The international community should exercise caution in dealing with Baghdad and adopt a clear and balanced approach. In its time in office so far, this government has failed to prove that its mission is aligned with Iraq’s best interest. Similar to former Prime Minister Adil Abdul-Mahdi, Sudani was nominated for the role because he would be a weak prime minister dependent on the political support of others to govern, since his own party had won just a single seat in parliament. Failure to recognize who’s really in control of this government, and continuing to extend recognition and support to a disingenuous facade further empowers the CF. Additional precise mechanisms are needed to increase the cost to the CF leaders and their allies of undermining Iraq’s democracy and security and blocking its path towards economic reforms and accountability.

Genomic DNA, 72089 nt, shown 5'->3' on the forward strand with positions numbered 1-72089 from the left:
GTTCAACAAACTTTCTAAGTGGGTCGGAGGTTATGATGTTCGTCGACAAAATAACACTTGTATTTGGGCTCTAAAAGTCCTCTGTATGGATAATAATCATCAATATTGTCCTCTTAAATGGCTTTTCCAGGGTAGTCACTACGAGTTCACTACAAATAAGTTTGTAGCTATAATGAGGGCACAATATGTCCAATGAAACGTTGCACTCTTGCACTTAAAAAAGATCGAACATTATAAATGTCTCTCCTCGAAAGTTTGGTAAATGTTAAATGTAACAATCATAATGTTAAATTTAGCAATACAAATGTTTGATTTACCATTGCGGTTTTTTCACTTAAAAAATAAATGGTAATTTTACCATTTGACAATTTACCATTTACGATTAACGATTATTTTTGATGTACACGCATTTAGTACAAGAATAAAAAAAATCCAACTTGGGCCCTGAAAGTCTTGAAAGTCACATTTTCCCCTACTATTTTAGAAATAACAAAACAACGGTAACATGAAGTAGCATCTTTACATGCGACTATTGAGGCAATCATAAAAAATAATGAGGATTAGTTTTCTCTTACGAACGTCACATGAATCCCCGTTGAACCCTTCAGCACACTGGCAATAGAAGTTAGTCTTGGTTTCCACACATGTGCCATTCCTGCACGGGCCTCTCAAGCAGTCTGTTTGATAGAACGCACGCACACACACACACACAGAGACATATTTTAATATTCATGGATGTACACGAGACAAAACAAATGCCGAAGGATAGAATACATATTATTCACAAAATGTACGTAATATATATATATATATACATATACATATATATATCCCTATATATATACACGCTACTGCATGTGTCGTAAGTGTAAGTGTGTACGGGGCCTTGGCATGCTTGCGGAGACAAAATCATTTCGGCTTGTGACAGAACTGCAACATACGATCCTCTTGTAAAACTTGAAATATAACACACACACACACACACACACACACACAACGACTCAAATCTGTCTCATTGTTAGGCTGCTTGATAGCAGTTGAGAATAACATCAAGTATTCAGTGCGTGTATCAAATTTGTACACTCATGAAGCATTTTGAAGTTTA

A good place to start applying more pressure would be to threaten sanctions to block the transfer of billions of dollars from Iraq’s annual budget to the Popular Mobilization Forces, an entity that’s been hijacked by terrorist-designated groups, until only legitimate personnel are left on its payroll. Pressure should also be maintained to remind the government that its credibility, both in Iraq and abroad, hinges on following through with genuine investigations — and prosecutions — into corruption and human rights abuses. Those and other forms of pressure need to be balanced by not losing sight of what could still be done to support the aspirations of 42 million people who desire to live in dignity, receive a good education, be part of a functioning economy, drink clean water, and govern themselves. The international community should maintain pressure on Baghdad to hold free and fair elections as planned and block attempts to undo the election law reforms introduced after 2019, for which many Iraqis paid with their blood.